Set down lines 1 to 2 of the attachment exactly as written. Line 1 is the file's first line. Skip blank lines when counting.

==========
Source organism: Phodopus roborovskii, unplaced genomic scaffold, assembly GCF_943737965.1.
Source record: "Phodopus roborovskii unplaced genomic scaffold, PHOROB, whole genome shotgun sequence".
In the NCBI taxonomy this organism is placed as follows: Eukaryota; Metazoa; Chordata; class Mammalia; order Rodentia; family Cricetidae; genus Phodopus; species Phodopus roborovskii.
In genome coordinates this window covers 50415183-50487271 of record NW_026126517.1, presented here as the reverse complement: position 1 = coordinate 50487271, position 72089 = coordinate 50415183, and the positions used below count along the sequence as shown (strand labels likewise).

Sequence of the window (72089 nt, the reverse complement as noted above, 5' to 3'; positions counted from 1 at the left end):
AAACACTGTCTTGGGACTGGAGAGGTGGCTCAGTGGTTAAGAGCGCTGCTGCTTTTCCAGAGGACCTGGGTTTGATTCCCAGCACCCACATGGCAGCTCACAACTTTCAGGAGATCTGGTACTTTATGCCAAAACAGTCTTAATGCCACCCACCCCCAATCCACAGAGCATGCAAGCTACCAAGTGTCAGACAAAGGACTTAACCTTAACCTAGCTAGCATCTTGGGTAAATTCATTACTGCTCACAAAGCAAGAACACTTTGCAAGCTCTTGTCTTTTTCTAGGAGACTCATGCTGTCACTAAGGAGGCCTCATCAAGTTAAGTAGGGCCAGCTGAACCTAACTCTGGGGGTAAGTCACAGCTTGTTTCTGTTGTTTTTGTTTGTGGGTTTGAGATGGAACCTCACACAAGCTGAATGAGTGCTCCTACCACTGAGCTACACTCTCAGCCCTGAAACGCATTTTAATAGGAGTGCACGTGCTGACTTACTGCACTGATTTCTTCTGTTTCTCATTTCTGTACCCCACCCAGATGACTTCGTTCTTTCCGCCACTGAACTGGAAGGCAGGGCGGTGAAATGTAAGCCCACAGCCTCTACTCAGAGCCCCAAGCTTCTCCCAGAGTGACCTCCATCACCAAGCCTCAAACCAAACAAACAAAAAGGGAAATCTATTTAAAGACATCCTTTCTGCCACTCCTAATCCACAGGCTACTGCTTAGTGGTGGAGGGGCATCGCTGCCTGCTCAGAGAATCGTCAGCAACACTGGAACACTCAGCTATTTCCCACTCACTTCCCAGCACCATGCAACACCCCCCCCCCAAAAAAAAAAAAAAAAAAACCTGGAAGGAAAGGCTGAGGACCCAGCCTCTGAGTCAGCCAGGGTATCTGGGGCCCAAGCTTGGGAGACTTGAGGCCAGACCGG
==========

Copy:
Source organism: Phodopus roborovskii, unplaced genomic scaffold, assembly GCF_943737965.1.
Source record: "Phodopus roborovskii unplaced genomic scaffold, PHOROB, whole genome shotgun sequence".